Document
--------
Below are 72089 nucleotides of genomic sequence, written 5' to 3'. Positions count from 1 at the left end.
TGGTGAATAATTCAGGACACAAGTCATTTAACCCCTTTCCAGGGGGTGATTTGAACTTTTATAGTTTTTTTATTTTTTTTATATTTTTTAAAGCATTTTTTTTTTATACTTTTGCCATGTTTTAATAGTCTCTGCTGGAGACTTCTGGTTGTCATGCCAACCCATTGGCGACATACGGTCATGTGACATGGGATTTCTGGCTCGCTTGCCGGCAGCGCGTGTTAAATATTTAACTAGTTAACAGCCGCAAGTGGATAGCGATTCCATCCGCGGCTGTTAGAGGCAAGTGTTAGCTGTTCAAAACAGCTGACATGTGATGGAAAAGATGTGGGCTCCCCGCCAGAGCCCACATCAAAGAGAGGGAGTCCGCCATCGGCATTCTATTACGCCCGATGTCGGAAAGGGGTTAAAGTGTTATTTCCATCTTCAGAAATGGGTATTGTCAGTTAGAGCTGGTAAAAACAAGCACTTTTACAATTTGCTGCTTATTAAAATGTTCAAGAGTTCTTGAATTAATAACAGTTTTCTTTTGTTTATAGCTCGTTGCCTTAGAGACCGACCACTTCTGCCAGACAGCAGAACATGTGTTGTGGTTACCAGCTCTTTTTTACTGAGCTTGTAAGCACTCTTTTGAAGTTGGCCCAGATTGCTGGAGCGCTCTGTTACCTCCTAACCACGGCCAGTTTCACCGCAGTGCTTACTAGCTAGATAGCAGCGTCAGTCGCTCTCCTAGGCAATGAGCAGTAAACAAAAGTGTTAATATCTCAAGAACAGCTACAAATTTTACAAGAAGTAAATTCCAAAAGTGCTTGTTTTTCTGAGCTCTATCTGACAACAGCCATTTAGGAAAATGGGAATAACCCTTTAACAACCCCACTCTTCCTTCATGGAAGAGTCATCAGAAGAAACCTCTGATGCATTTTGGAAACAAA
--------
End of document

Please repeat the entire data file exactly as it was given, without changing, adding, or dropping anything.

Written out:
Below are 72089 nucleotides of genomic sequence, written 5' to 3'. Positions count from 1 at the left end.
TGGTGAATAATTCAGGACACAAGTCATTTAACCCCTTTCCAGGGGGTGATTTGAACTTTTATAGTTTTTTTATTTTTTTTATATTTTTTAAAGCATTTTTTTTTTATACTTTTGCCATGTTTTAATAGTCTCTGCTGGAGACTTCTGGTTGTCATGCCAACCCATTGGCGACATACGGTCATGTGACATGGGATTTCTGGCTCGCTTGCCGGCAGCGCGTGTTAAATATTTAACTAGTTAACAGCCGCAAGTGGATAGCGATTCCATCCGCGGCTGTTAGAGGCAAGTGTTAGCTGTTCAAAACAGCTGACATGTGATGGAAAAGATGTGGGCTCCCCGCCAGAGCCCACATCAAAGAGAGGGAGTCCGCCATCGGCATTCTATTACGCCCGATGTCGGAAAGGGGTTAAAGTGTTATTTCCATCTTCAGAAATGGGTATTGTCAGTTAGAGCTGGTAAAAACAAGCACTTTTACAATTTGCTGCTTATTAAAATGTTCAAGAGTTCTTGAATTAATAACAGTTTTCTTTTGTTTATAGCTCGTTGCCTTAGAGACCGACCACTTCTGCCAGACAGCAGAACATGTGTTGTGGTTACCAGCTCTTTTTTACTGAGCTTGTAAGCACTCTTTTGAAGTTGGCCCAGATTGCTGGAGCGCTCTGTTACCTCCTAACCACGGCCAGTTTCACCGCAGTGCTTACTAGCTAGATAGCAGCGTCAGTCGCTCTCCTAGGCAATGAGCAGTAAACAAAAGTGTTAATATCTCAAGAACAGCTACAAATTTTACAAGAAGTAAATTCCAAAAGTGCTTGTTTTTCTGAGCTCTATCTGACAACAGCCATTTAGGAAAATGGGAATAACCCTTTAACAACCCCACTCTTCCTTCATGGAAGAGTCATCAGAAGAAACCTCTGATGCATTTTGGAAACAAA